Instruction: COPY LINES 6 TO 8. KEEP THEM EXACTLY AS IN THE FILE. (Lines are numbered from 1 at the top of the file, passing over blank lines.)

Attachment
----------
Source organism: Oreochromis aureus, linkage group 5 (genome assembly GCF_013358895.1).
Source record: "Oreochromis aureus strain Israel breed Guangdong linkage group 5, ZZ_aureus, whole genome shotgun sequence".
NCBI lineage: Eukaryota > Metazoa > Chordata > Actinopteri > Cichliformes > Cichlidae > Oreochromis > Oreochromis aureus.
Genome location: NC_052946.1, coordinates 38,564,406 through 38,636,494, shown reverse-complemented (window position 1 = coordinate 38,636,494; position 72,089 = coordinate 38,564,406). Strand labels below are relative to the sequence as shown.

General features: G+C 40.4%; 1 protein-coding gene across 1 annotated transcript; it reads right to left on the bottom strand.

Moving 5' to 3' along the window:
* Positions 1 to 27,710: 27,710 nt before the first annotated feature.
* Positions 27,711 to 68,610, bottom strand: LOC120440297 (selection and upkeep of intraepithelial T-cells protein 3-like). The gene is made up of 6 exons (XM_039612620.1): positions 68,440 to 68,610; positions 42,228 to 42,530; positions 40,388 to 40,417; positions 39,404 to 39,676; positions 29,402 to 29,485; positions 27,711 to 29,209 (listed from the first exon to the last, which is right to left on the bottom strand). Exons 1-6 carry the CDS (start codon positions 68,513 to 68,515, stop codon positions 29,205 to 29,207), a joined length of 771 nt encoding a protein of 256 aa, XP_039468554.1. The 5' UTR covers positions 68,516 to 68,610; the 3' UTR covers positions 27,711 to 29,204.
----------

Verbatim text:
Moving 5' to 3' along the window:
* Positions 1 to 27,710: 27,710 nt before the first annotated feature.
* Positions 27,711 to 68,610, bottom strand: LOC120440297 (selection and upkeep of intraepithelial T-cells protein 3-like). The gene is made up of 6 exons (XM_039612620.1): positions 68,440 to 68,610; positions 42,228 to 42,530; positions 40,388 to 40,417; positions 39,404 to 39,676; positions 29,402 to 29,485; positions 27,711 to 29,209 (listed from the first exon to the last, which is right to left on the bottom strand). Exons 1-6 carry the CDS (start codon positions 68,513 to 68,515, stop codon positions 29,205 to 29,207), a joined length of 771 nt encoding a protein of 256 aa, XP_039468554.1. The 5' UTR covers positions 68,516 to 68,610; the 3' UTR covers positions 27,711 to 29,204.